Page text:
- Outrage and intimacy meet on the New York noise artist's recent mixtape.
- The first time I saw Dreamcrusher perform, they were commanding the stage at last year's New Forms Festival. But the New York producer, also known as Luwayne Glass, was also opening it up. Intimate aggression anchored their set, as they thrashed around the room, sometimes forcefully shoving, pulling and shouting at bystanders, dissolving the barrier between them and Glass's madness. To be present was to welcome vulnerability in its rawest, but not necessarily its most oppressive form. The sting of distorted yelps was palliated by the warmth of candlelight and collective trust. The set left little room for guardedness.
As a noise artist, it's difficult to pin Dreamcrusher down. Across their massive catalog, (they have over 39 releases) Glass often melds power noise, punk, soul and industrial with thoughtful lyricism. In their recent release, Another Country, the more benign, melodic elements of noise are brought to the fore. Still undergirded by a layer of grit, shape-shifting guitar, hypnagogic pop, meditative drone and danceable electronics are grounded by the key tenets of power noise.
More than ever, Glass refines the interplay between unbridled rage and tenderness within this project. Soft-spoken poetry is obscured by blinding feedback. A distant, pensive melody is heard on what sounds like a guitar and violin, only it is clouded with white noise. There's a charming synth in one of the tape's closing tracks that resembles a musical jewelry box on its last legs, but distorted wails in the background offer it new life. And just when the record appears to reach its peak, the brilliantly paced mixtape often travels through Electronic Sonata-like tunnels of echoes and ambient.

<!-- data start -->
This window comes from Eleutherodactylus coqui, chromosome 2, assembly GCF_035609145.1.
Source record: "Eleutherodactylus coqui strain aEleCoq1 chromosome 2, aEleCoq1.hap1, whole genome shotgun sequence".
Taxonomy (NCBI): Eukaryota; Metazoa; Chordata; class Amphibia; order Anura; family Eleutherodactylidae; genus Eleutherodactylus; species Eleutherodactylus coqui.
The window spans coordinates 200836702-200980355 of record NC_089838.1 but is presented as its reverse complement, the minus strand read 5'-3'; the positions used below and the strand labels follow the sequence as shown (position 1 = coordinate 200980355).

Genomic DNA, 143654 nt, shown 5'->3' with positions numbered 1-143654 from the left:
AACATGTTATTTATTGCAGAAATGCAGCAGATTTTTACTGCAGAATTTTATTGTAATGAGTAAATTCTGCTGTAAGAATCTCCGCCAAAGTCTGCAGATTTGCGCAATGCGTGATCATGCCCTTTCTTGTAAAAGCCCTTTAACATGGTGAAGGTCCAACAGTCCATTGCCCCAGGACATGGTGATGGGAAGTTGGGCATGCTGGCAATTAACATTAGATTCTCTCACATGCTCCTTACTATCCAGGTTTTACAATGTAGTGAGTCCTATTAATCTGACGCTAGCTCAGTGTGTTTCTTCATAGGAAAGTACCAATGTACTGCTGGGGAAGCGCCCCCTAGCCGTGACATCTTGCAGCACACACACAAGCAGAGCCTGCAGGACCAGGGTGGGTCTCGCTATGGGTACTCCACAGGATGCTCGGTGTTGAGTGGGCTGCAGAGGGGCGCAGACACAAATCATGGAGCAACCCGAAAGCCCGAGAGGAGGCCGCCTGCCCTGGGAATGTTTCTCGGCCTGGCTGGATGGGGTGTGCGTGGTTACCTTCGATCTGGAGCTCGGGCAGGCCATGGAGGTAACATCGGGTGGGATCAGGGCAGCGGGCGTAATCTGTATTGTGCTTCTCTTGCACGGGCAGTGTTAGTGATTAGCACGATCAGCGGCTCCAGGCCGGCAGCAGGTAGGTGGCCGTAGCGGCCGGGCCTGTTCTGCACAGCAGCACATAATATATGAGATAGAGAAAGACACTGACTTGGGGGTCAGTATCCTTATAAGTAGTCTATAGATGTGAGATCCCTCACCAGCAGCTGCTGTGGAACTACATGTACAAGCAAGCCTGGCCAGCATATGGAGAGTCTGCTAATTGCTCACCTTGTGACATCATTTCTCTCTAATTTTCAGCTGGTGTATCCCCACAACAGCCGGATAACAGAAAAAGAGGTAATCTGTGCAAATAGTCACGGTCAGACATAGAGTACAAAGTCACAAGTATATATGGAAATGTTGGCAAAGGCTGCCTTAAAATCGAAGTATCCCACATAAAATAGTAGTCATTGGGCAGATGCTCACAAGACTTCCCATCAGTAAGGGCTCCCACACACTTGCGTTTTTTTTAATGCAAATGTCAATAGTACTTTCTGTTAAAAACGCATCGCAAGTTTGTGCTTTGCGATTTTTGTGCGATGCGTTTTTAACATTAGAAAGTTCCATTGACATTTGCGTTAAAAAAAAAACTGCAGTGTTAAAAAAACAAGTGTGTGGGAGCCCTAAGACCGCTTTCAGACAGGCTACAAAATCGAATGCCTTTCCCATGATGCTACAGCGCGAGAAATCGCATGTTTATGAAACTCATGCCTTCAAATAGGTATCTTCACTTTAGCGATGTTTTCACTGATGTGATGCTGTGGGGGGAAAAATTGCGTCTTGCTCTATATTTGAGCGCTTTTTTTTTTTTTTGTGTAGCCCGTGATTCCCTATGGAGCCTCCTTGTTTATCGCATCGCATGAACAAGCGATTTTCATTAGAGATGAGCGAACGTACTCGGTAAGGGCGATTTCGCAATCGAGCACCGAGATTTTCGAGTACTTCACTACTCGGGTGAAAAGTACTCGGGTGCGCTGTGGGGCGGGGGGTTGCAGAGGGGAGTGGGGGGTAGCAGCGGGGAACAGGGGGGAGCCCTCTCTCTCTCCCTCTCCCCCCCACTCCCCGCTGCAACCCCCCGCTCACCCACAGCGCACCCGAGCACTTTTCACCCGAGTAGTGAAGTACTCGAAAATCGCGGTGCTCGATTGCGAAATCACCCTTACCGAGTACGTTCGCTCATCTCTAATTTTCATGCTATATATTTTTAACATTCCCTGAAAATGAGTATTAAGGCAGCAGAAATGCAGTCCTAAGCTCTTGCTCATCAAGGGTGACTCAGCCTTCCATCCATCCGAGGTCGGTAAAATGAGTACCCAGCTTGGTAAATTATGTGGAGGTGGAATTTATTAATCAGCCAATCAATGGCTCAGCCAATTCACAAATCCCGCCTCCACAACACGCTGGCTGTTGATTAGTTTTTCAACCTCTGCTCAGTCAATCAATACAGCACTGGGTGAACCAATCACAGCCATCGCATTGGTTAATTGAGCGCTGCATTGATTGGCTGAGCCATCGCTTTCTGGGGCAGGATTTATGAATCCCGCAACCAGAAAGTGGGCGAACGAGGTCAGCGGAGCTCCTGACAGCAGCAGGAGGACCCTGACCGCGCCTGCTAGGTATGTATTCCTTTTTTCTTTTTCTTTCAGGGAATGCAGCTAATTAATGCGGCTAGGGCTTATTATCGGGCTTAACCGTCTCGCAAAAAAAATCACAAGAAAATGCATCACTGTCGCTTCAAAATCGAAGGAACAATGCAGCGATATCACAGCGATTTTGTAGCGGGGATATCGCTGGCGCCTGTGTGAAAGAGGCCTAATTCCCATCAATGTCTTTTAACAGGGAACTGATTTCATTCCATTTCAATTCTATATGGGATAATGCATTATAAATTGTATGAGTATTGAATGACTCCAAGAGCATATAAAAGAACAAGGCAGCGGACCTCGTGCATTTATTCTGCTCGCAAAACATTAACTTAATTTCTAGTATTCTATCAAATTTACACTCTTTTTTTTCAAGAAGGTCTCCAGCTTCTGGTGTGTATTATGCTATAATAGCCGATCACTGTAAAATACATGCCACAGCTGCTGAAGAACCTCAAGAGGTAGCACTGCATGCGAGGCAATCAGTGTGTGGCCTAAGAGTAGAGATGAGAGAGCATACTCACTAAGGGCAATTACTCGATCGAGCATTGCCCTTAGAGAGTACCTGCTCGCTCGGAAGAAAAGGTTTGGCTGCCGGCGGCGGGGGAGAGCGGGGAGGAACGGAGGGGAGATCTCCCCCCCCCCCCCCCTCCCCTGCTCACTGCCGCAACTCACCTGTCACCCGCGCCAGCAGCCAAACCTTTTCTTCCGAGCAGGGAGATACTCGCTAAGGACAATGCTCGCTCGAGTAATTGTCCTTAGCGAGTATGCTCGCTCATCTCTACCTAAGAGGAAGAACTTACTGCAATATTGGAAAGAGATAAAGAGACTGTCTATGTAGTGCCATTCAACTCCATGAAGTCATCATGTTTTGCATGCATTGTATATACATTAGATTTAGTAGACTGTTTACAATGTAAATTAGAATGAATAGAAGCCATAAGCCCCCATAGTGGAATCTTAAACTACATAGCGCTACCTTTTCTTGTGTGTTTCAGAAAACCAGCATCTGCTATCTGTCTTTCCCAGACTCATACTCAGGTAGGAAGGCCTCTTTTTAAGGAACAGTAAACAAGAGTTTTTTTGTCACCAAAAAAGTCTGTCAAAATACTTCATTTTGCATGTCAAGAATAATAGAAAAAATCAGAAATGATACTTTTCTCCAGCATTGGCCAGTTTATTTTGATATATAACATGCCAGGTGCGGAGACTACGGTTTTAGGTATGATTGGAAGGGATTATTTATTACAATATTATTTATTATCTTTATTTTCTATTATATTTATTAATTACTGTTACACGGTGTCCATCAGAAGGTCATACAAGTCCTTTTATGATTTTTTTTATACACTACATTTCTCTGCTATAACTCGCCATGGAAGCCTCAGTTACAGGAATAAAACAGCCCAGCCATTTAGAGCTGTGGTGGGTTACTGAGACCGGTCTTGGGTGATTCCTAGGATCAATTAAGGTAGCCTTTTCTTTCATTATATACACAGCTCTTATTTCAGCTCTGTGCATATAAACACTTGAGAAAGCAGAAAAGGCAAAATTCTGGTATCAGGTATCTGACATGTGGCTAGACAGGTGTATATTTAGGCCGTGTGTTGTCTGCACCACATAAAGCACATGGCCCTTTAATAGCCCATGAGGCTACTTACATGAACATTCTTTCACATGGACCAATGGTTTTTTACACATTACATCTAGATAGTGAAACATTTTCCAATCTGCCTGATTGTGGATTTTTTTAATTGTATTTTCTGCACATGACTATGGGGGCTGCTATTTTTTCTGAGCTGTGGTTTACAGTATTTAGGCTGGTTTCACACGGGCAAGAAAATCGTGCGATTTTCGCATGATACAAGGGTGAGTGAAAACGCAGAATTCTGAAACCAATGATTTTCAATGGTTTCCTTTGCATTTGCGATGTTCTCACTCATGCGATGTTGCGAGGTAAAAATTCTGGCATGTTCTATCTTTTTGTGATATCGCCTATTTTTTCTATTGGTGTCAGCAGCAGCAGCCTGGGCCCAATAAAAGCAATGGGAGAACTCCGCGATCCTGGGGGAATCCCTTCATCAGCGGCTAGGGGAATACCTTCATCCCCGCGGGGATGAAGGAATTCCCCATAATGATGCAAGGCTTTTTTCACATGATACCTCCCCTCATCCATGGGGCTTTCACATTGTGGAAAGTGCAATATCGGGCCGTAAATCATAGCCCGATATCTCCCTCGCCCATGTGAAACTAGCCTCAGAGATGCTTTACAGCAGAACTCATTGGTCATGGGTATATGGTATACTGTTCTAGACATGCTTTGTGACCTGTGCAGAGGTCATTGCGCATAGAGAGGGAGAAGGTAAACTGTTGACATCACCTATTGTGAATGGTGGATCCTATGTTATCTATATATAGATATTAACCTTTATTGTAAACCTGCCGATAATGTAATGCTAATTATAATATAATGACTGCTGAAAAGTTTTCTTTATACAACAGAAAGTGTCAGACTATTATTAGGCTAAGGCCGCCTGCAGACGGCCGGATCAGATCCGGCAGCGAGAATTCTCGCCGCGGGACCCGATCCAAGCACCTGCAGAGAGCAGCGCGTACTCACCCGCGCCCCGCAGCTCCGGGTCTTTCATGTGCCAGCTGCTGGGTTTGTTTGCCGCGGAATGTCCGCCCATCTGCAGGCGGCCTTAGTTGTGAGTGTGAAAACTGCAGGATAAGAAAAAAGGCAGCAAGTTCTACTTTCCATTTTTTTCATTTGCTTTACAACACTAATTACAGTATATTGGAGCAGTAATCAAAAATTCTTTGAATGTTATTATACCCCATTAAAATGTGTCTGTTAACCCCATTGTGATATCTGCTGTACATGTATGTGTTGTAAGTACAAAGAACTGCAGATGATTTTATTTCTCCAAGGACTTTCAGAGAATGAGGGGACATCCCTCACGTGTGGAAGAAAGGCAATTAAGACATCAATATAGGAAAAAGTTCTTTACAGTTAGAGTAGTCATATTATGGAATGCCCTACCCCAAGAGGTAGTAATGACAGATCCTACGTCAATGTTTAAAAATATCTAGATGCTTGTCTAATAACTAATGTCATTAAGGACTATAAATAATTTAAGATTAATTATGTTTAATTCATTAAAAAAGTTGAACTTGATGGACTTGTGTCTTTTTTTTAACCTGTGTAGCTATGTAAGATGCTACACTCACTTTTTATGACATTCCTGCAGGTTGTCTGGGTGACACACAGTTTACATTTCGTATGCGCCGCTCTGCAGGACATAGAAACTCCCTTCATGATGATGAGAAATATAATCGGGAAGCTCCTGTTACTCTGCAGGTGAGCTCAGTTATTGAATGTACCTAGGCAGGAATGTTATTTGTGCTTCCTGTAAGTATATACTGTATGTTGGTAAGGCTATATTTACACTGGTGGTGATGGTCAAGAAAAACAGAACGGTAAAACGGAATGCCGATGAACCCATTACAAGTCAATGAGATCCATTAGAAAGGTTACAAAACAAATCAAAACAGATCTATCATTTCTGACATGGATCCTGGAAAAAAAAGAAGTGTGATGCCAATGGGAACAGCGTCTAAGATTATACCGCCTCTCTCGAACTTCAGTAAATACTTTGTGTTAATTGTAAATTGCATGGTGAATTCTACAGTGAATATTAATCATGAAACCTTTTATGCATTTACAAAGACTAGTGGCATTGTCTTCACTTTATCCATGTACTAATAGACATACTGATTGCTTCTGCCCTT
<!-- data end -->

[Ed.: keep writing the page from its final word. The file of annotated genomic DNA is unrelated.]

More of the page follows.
Vocals are also a centerpiece of the tape, not because of what is being said, which is often difficult to make out beyond the static that pervades the piece, but because of how Glass evokes feeling with their voice. Backed by a blistering kick drum and a grating guitar, they can bring their voice to a low, mangled howl. But there's also a distinctly ethereal nature to their voice, a point shown best near the midpoint of the record, when their reverbed falsetto glides through blissful shoegaze.
The intent of tenderness arises in Glass's 2016 Village Voice interview, in which they describe their love for the "aggressive camaraderie" punk embodies. "I think it comes across as, 'Oh, you're this thing that looks different from everyone and you're taking that out on everyone,'" they say of their music. "And that's not really the case." In Another Country, unfettered emotion and a reach for human connection remain the mainspring of their work.
01. Another Country